Librarian Storytime

Storytime begins, and although I know the kids don’t really care if there is a theme, I like it.September’s Theme for the three groups that came in is:

LIBRARIES: an introduction.


library lion

Library Lion by Michelle Knudsen is a very sweet story of a lion who comes in and melts the heart of the stern librarian. This book can get the littler kids squirming in their seats, but overall a nice addition to the library theme.

BatsAtTheLibrary-e1408739426624Bats at the Library by Brian Lies is super fun, but needs a fair amount of explanation for the K/1 group that was visiting. This also offers a good amount of interaction: having the kids call out stories they recognize and detail they see. Since the book is colored dark (it is night, after all), it helps to have all the kids looking close to see what they can find. The story is about a group of bats that come in to the library through an open widow. They read and play. The story is told in a rhyming poem and the illustrations are rich.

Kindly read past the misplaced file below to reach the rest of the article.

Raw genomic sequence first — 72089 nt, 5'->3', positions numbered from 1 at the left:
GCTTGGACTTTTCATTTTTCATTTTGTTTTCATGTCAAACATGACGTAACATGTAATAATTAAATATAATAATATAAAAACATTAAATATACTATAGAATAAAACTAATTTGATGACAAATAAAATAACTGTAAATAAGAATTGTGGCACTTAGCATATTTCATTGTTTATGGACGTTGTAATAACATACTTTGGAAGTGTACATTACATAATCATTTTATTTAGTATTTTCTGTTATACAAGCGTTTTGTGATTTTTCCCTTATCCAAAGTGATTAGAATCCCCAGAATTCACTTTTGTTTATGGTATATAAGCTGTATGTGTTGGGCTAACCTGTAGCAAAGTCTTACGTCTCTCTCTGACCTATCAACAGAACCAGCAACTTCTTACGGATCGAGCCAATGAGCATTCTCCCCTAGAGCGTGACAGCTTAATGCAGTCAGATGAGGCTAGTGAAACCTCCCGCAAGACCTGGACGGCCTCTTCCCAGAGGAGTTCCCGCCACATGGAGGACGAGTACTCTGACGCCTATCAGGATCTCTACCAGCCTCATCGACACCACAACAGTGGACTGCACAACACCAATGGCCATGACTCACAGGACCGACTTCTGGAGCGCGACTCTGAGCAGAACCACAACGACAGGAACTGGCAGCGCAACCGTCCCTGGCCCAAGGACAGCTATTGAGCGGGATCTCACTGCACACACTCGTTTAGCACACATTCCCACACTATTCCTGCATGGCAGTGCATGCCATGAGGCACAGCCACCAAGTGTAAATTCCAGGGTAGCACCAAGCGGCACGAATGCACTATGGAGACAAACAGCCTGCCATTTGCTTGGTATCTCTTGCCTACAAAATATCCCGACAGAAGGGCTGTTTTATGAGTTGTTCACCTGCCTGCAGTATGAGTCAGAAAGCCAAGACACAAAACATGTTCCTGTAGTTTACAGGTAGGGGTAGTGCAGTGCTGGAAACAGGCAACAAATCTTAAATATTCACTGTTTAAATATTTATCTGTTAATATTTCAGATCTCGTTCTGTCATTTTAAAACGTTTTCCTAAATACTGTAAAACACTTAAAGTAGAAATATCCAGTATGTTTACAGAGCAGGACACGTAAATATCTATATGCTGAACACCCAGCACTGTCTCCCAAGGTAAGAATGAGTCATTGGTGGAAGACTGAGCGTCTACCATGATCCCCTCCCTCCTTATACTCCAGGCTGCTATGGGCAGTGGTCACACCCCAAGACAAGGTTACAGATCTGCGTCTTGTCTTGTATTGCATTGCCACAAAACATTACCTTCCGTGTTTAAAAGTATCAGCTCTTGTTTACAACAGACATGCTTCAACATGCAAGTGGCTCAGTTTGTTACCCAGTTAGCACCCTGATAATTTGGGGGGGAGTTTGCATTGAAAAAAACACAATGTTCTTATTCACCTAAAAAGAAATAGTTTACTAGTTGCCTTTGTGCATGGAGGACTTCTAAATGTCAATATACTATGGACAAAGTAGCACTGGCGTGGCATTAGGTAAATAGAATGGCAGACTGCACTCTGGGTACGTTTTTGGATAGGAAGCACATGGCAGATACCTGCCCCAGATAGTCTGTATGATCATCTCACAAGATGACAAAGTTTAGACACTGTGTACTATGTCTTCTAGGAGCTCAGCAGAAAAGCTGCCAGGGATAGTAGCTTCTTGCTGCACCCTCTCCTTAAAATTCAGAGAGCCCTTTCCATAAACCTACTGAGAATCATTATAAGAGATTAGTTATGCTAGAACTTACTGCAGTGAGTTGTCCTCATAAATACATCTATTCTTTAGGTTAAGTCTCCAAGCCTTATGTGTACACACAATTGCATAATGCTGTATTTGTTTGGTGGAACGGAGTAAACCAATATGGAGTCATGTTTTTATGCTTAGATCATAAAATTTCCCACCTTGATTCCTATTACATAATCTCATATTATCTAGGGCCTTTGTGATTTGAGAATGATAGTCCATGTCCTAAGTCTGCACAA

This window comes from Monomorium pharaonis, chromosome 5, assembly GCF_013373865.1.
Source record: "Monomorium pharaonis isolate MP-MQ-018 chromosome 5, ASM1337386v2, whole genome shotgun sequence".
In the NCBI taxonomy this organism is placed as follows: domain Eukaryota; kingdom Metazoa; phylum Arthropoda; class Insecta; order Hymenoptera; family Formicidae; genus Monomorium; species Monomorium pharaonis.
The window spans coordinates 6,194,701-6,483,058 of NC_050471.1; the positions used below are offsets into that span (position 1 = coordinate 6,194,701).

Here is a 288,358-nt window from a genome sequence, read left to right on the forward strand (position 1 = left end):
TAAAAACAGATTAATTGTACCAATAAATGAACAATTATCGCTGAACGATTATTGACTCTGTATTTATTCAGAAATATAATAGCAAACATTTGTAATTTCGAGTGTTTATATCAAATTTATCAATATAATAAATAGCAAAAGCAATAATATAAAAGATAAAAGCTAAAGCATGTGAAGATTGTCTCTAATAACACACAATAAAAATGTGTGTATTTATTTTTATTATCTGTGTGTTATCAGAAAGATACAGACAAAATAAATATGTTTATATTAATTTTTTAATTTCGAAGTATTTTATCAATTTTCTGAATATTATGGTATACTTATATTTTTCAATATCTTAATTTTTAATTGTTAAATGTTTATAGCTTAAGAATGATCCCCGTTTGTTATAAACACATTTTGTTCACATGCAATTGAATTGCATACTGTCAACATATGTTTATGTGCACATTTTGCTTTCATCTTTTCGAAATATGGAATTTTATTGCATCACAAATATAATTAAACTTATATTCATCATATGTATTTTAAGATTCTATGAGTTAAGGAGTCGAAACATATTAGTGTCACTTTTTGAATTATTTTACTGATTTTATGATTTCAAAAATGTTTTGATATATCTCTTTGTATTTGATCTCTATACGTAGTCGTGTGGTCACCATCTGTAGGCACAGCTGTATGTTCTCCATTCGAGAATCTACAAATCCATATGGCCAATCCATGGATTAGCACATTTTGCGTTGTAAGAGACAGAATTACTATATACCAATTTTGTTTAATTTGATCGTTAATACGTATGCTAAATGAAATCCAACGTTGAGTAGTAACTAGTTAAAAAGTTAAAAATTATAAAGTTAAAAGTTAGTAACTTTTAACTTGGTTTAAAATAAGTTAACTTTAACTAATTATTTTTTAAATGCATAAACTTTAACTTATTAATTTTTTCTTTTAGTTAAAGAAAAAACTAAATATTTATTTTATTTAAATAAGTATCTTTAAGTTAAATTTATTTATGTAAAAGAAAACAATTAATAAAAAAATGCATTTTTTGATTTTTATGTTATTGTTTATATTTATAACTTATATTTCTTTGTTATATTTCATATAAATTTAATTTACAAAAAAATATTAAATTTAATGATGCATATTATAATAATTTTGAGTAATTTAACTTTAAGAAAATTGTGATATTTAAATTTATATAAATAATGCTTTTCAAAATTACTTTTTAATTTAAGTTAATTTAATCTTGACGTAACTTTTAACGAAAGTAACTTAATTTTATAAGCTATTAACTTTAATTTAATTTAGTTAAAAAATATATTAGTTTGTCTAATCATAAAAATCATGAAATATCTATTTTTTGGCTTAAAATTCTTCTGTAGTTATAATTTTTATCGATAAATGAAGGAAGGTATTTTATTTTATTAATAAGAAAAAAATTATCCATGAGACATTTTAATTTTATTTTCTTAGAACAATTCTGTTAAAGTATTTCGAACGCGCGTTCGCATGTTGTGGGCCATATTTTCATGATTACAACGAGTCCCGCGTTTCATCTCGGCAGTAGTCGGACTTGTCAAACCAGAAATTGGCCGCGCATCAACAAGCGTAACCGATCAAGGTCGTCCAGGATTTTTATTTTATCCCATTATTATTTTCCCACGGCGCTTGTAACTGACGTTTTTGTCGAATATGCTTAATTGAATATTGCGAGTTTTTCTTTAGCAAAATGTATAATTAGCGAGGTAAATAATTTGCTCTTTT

dinosaurvslibBob Shea never fails to create a hit for the young crowd. Dinosaur vs. the Library is delightful, funny, and silly, without being mean. Dinosaur wins over all kinds of creatures with his roaring, but must take a break from noise during storytime. Everyone wins! I like to get the kids to roar along, even if it may disturb the other patrons for a minute.

waiting for biblioburro

Waiting for the Biblioburro by Monica Brown is the story of a little girl who is visited by the biblioburro  and is so excited she writes a book about it. We had a copy of this through 3M Cloud Library as an ebook, and the kids seem to really like getting the lights turned down and a book read to them projected onto a screen. I expected them to be bored, but they were all in.

Here is a video of the real Biblioburro:

Our craft was to make little books to add to our collection. I did the prefolding, and the kids had a free for all. The nice thing about this craft was that for an older group, I could teach them how to fold their little books.

Here is what our library display looked like